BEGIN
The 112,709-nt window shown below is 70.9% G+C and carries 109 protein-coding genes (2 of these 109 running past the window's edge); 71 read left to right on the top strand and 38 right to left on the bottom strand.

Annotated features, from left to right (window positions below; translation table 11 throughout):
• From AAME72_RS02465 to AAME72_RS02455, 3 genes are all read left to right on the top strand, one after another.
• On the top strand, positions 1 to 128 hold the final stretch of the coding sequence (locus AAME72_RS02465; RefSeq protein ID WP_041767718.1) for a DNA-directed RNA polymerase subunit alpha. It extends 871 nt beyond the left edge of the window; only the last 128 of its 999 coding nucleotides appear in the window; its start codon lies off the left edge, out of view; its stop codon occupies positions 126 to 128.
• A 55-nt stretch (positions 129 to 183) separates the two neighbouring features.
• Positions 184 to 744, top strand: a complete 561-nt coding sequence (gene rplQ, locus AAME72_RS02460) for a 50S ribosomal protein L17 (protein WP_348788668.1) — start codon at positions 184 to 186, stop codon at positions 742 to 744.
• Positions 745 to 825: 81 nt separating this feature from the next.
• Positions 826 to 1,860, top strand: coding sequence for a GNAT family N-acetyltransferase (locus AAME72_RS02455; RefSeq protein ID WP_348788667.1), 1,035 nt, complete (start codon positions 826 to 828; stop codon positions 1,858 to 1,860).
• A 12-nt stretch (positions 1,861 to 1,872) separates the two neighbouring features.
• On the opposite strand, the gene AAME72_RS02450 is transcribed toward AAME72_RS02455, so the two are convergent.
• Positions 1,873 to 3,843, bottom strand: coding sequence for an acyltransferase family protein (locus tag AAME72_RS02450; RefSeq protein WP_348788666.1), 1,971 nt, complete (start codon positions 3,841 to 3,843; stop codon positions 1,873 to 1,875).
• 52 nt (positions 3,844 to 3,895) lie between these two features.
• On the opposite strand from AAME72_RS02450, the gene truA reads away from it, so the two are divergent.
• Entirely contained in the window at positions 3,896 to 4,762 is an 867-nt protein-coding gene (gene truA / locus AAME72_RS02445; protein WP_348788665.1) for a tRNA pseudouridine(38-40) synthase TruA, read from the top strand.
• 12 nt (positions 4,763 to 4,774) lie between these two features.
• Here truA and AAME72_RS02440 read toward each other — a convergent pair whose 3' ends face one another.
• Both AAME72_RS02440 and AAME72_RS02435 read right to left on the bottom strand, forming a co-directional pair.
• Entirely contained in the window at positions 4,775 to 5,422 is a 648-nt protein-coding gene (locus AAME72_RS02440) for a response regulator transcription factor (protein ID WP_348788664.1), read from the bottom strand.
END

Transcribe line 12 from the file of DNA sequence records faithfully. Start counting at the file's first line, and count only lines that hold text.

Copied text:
• 52 nt (positions 3,844 to 3,895) lie between these two features.